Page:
Larry Resnitzky and Nicole MacLeod MacPherson of Charlottetown, Prince Edward Island, Canada, have established the website to help draw attention to the many positives of the great harness racing industry worldwide. We’ve now completed a test run of 52 podcasts and are ready to embark on a new phase, with more participation worldwide. On April 7, 2020 we will release a special radio talk show with the legendary Joe O’Brien on The show aired in 1983, one year before Joe’s passing. It will be available with an interactive component that will see one person chosen at random on May 4 to receive a new copy of the now out-of-print book  THE HORSEMAN FROM ALBERTON The Story of Harness Racing Driver Joe O’Brien by Marie Hill. Contact:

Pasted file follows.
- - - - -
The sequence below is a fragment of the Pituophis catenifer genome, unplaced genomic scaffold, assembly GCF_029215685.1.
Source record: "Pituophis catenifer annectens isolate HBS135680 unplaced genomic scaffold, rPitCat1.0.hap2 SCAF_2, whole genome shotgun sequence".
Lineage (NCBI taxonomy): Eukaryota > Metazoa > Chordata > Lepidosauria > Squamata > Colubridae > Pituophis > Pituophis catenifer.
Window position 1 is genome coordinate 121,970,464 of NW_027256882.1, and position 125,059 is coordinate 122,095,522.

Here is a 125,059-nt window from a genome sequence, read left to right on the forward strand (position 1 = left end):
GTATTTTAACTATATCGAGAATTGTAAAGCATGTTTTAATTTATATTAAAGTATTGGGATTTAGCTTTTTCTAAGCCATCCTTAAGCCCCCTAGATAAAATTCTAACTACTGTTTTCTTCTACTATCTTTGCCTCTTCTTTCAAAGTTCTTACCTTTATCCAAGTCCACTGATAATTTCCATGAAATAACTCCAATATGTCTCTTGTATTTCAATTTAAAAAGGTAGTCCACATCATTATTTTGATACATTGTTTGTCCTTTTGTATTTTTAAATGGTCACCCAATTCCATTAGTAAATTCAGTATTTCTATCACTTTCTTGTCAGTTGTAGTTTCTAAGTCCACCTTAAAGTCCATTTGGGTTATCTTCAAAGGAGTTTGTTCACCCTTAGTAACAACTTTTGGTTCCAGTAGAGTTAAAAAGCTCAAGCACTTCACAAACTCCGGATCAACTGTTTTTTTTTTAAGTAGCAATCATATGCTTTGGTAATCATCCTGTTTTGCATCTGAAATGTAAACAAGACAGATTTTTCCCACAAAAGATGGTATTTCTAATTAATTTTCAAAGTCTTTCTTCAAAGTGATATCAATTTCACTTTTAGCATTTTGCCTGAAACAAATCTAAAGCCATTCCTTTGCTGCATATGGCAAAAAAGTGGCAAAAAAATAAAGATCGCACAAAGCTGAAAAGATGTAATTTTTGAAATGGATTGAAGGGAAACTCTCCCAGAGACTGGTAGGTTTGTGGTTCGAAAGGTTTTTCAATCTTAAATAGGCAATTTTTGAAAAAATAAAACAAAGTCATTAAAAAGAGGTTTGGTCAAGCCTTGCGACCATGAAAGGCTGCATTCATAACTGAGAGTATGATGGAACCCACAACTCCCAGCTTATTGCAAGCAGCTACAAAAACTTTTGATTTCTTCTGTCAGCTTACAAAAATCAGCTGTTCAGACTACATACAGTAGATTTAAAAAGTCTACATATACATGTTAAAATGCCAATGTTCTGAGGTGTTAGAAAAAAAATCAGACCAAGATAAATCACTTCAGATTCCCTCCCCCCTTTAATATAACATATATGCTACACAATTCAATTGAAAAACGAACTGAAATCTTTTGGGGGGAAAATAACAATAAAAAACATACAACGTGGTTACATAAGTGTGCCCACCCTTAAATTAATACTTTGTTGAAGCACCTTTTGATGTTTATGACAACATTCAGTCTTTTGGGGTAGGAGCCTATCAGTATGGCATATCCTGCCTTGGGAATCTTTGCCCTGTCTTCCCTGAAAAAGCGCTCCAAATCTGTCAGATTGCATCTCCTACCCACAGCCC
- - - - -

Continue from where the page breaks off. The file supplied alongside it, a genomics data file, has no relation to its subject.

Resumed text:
Freehold, NJ --- Jan. 1 is the universal birthday for every horse in North America. Waco Hanover (born May 4, 1977) of Randolph Center, Vt. and his fellow 40-year-old (born March 20, 1977) Standardbred, Chocolate Sundae, of Cumberland, Maine, overcame very long odds to reach that milestone. A crew from the CBS Sunday Morning Show visited with Waco Hanover, and two men devoted to his care, on Dec. 21 and 22. Their story about the senior Standardbred is scheduled to run on Sunday (Jan. 1). The show airs from 9 a.m. to 10:30 a.m. (EST) on CBS affiliates throughout the country. The story was placed by the U.S. Trotting Association's Harness Racing Communications division, with help from USTA member and CBS News Senior Legal Analyst Andrew Cohen. Sunday Morning is in its 36th season, first with host Charles Kuralt, then Charles Osgood and now Jane Pauley. Correspondent Tony Dokoupil traveled to Vermont to meet Waco Hanover and talk with his owner, Everett Kettler and caretaker, Donnie MacAdams. Here is an excerpt on Waco Hanover from the book Standardbred Old Friends, available in the Harness Racing Museum gift shop. *** Everett Kettler quickly spotted the new horse's problem. "He had a real attitude problem," he said. "Sour. He was very sour." Waco Hanover, now 37, was six when Kettler bought him for $1,500 in 1983. The gelding had raced for four years, most recently for Nelson Haley, in $2,000 claimers at Saratoga Raceway. In 57 starts, he'd won only four races. Kettler had just what Waco Hanover needed, a farm in Woodbury, Vt. "I let him be a horse," Kettler said. "He ate grass, ran around with mares." Waco was more teacher than pet to Kettler, more accustomed to coaxing sound from strings than speed from a horse. Kettler was a luthier, a craftsman of stringed instruments. "He taught me how to drive," Kettler said. "I didn't know anything. He wouldn't respond if you didn't do the right thing. "I had a tiny track, not good for anything but jogging. Before that, I was driving on the road, going through horseshoes every two weeks." Every spring, from 1983 to 1991, Kettler legged up Waco Hanover. They raced at places like the Tunbridge World's Fair in Vermont, featuring maple ice cream, an oxen costume class and the world's narrowest racetrack. It fits four horses across, but they'd better be narrow horses. "My God, it's scary," Kettler said. If you don't get down to three (wide) by the turn, you're going in the river." Waco Hanover won at Tunbridge his first year for Kettler, a mile in 2:15.2, an impressive time if you've seen the track. In the late 1980s, Kettler integrated his hobby and business. He founded Rough Terrain Carts and started building horse-drawn carts for country roads -- or no roads. Waco tested prototype carts. "It had these big, wooden wheels," said Kettler. "Waco looks over his shoulder and starts freaking. I put it over his rump, touched him with the shafts. It was like he said, 'Oh, you want me to pull it.' You could see the light bulb go off." "I got into endurance driving events," Kettler said. "I used that to put his legs under him in the spring, then I'd go off and race him." "He cleaned up in a couple of them," Kettler said. "I remember his first race. Well, it's not a race, an event. I didn't want two in the cart, but I was looking at five miles to go, and I thought this is nothing, absolutely nothing. My wife got in, and we must have passed 15 horses. They must have wondered what kind of monster is this?" The seasons turned with Waco resting in winter and legging up on country roads in spring. Kettler and Waco raced for a few hundred dollars from New York to Maine. Most years they won a race. That was nice but not essential, or, in Waco's mind, perhaps, wholly unnecessary. "I think he's the age he is and the shape he's in because he knew he'd still get fed, no matter what," Kettler said. In 1991 Waco Hanover turned 14. That season, his eleventh, spanned three weeks; he earned $1,350. All that work for so little money would be worth it, Kettler thought, if they could win at Tunbridge. "The main goal was to get a couple of races under him and win the 14-year-old race at Tunbridge," Kettler said. The purse was $210. "It was funny," Kettler said. "Well, funny to me, anyway. We got there, and there were only two horses in it." The other 14-year-old was Luke Hanover, owned and trained by Dale Allen. Luke and Waco Hanover were born and raised at Hanover Shoe Farms. Luke Hanover hadn't raced in two years. "This guy's kind of like me. He must keep pets around, because the horse hadn't been trained at all," Kettler said. "He just hitched him, made sure he could still go and put him in this race. "He told me, 'This horse hasn't trained at all. Don't leave me too far behind.' I said, 'Yeah, right.' I think he's going to the front and never looking back.' "Turns out it was the truth. I followed him a few feet and went to the front. I let Waco go at about the three-quarter-mile mark. I learned a long time ago not to look back. We won by the length of the stretch. Waco had a great cheering section." The cheering stopped, but Waco stayed busy. In 1991, Kettler and Leslie Bancroft Haynes formed a personal and professional partnership. Their first order of business was buying a farm. Called Rough Terrain Farm, after Kettler's cart business and Vermont's topography, it accommodated Haynes' pleasure horses and Kettler's racehorses. "The farm had a track," Kettler said. "It wasn't exactly flat, parts of it were flat. I had a trotter and when I was breaking him, I used Waco to help, to have another horse out there to give him the idea." Haynes trained carriage driving horses on her half of the farm. "I used Waco for that, too, to teach the young ones," she said. "When you put the harness on him, he was like, 'Yes, I get to go!' I think if you put a harness and a jog cart on him now, he'd be the happiest guy in the world." Haynes' and Kettler's relationship ended when Waco Hanover was 28, but their commitment to the horse endures. Kettler moved to Vermont's Champlain Islands to build boats. Haynes and Waco remain at Rough Terrain. Kettler's section of the farm is leased to the Vermont Technical College Equine Studies program. "The barn where he lives is the Co-op Barn. Kids who bring their horses to school board there," Haynes said. "It's called Waco's Barn, because everybody knows that when Waco dies, Everett will sell his share of the farm. But as long as Waco is alive, he promised Waco he could live his days out here." Donnie MacAdams, who sports a bushy white beard and a no-nonsense personality, lives above the barn and looks after Waco. "I'm an old dairy farmer and still believe horses are hay burners. But I've come around as far as Waco. We get along because we're a couple of old, cranky, miserable bastards. We understand each other. "I get out of my truck and walk toward the barn, and he starts walking to me. If I don't come right out and speak to him, he'll start kicking." There's something in this relationship, too, for MacAdams, who mans a tourism information site. "There are rude kids, obnoxious teenagers, people who expect to be waited on," MacAdams said. "He consoles me, calms me down. Waco loves to rub his face on my shoulder. He's worn out two jackets." Waco Hanover, it seems, has done as much for the people in his life as they for him, though not in money. The $2,600 won in seven years of racing for Kettler wouldn't feed him through one Vermont winter. Waco always cooperated, even, Kettler admits, with his rookie training skills. "He'd see a hill, and the steeper it was, the more determined he was to get up it," Kettler said. "There was something in his efforts that inspired tenacity in my life. Perhaps I appreciated Waco because of a common trait. Maybe he inspired tenacity that wouldn't have been available without his life intermingling with mine. "You've got a certain relationship with a horse, like being married. They're not perfect and you know it, but you put up with them, and they put up with you." .................................................. Due to expanded coverage of news stories, the feature story on 40 year-old Standardbred Waco Hanover scheduled to air on the CBS Sunday Morning show on January 1 has been postponed. No new air date has yet been finalized but it will be communicated as soon as possible. by Ellen Harvey, Harness Racing Communications